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1E1_2012 Group 1 - African Savannah

Page history last edited by 1E1_2012 Group 1 8 years, 6 months ago Saved with comment

Team members

 

Names / Roles:

  • Nigel Sim  (Leader)
  • Wang Poh San (Wiki Writer)
  • Ahmad Rifaii (Researcher)
  • Abdul Rahman (Researcher)

 

 


Overview


Savannahs are grassland ecosystems in which the trees are widely space or small enough so as to allow sufficient light to reach the ground to support the grasses.  Most rainfall in savannahs are confined to one season, having between 300 and 1500 millimetres of rain per year.  The average temperature in African savannahs are about 27°C.


Physical Factors

Search the Internet for information on the following physical factors in the allocated ecosystem.

  • Light
    The trees in savannahs are widely spaced so as to allow sufficient light to reach the grass for photosynthesis, so light is readily available in savannahs. 
  • Temperature
    The average temperature in African savannahs are about 27°C, having peaks of 30°C in cold months such as October and April.
  • Water (water quality in the ecosystem)

          During the rainy season,they get fifteen to twenty-five inches a month.  During the dry season,they get

          about four inches a month.

  • Air (quality of air in the ecosystem)

          The air is polluted by smoke and exhaust fumes.

  • pH (acidic or alkaline environment in the ecosystem)

          It is an acidic environment as the surrounding air is polluted. 

 

 


Classification of Living Organisms

Classify at least eight of the living organisms found in the allocated ecosystem into the categories below:

 

  1. Producers
    Tree

    Taken from: (http://upload.wikimedia.org/wikipedia/commons/thumb/8/88/Sweet_Chestnut_Forest.jpg/170px-Sweet_Chestnut_Forest.jpg)

    Trees are scattered around the savannah.  Its twigs,branches,trunks,barks and leaves are being eaten by some of the organisms as food.  An animal to take for example are the elephants.  It will smash the barks and strip the barks of the trees.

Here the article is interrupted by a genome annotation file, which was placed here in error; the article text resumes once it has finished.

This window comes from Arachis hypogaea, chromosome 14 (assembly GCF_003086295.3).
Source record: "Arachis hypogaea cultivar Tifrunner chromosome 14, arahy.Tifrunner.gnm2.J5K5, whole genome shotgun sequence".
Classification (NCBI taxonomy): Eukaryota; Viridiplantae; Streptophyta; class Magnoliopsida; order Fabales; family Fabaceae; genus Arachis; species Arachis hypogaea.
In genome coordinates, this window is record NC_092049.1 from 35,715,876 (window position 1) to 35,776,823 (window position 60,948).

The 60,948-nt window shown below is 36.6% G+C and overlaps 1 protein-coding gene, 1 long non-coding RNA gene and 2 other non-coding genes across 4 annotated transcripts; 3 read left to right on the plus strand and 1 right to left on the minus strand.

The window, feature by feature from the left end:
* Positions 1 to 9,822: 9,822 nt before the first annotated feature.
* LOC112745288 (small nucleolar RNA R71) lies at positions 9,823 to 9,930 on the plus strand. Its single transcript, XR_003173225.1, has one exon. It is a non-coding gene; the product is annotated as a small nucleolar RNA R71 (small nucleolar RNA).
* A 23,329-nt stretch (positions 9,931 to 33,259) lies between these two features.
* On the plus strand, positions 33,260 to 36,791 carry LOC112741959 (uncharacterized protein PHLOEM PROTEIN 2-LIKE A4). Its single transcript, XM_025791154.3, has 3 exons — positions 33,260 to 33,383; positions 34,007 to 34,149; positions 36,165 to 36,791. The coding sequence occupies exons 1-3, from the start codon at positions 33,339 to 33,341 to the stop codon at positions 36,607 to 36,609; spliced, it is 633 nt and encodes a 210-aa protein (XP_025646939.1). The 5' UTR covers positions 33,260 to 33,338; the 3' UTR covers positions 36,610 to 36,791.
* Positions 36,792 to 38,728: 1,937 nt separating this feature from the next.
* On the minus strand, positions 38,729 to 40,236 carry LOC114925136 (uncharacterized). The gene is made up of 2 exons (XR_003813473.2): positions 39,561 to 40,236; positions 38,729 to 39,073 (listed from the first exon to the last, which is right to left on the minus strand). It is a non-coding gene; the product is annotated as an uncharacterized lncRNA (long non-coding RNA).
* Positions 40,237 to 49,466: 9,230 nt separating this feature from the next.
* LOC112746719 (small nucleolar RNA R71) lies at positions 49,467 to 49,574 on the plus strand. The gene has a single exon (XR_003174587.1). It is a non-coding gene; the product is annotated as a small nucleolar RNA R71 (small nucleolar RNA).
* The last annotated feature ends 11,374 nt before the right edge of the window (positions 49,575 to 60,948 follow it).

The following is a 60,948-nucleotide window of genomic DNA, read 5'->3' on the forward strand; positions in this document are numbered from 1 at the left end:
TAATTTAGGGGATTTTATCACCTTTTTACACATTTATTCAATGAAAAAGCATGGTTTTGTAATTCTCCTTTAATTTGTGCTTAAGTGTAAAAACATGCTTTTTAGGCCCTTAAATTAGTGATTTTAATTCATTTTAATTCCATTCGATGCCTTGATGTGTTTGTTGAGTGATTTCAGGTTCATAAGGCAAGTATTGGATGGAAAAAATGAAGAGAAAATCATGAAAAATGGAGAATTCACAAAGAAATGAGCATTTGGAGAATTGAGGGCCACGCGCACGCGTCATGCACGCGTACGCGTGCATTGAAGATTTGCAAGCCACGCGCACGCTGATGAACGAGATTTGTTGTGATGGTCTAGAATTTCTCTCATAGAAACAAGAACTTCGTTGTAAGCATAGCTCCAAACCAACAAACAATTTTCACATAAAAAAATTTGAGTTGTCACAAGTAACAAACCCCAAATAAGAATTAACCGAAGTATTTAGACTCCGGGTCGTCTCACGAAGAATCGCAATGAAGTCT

2. Primary Consumers

    Zebra
    Zebra
    Taken from (http://upload.wikimedia.org/wikipedia/commons/thumb/e/e3/Plains_Zebra_Equus_quagga.jpg/220px-Plains_Zebra_Equus_quagga.jpg)

    Zebras are herbivores that mainly feeds on grass in the African savannahs.  Zebras will often form a small family-like group and graze together.  Their main predators are lions and spotted hyenas, although wild dogs, cheetahs and leopards also prey on them, but the threats they pose are not as big as lions and spotted hyenas.  Every zebra has stripes, and every zebra will look different.  The vertical stripes on their body helps to camouflage themselves from lions who are colour blind, although the camouflage may not work as well with other predators.  It may also confuse predators when a group of zebras are close together, making predators hard to pick out just one zebra to kill.

    Giraffe

    Taken from: (http://upload.wikimedia.org/wikipedia/commons/thumb/0/02/Giraffe_Ithala_KZN_South_Africa_Luca_Galuzzi_2004.JPG/250px-Giraffe_Ithala_KZN_South_Africa_Luca_Galuzzi_2004.JPG)

    Giraffes are the tallest living land animals.  It stands at 5-6m(16-20 feet) and has an average weight of 1,200kg for males and 830 for females. They prefer areas with plenty of acacia trees as they prefer the twigs and leaves from acacia trees.  Giraffes also have extremely long necks which can be up to about 2m long. Giraffes eat twigs and leaves of trees, and they also eat grass and shrubs. Giraffes' tongues and lips are designed to be tough so that their mouth will not be damaged by thorns on some twigs.

    Elephant

    Taken from: (http://upload.wikimedia.org/wikipedia/commons/thumb/f/f4/Baby_elephants3.jpg/220px-Baby_elephants3.jpg)

    Elephants are large land mammals and the largest living land animals on Earth.  The elephant's gestation period is 22 months, meaning that the fetus stays inside the mother's stomach for 22 months before the mother gives birth. This is the longest gestation period of any land living land animal. An elephant calf on average weighs 105kg at birth.  They live for 50 to 70 years on average. They are herbivores and spend up to 16 hours a day eating plants. Elephants primary eat leaves, bark, or fruits, but may also eat grasses and herbs. They only digest approximately 40% of what they eat. However, they make up for this by eating a lot of food.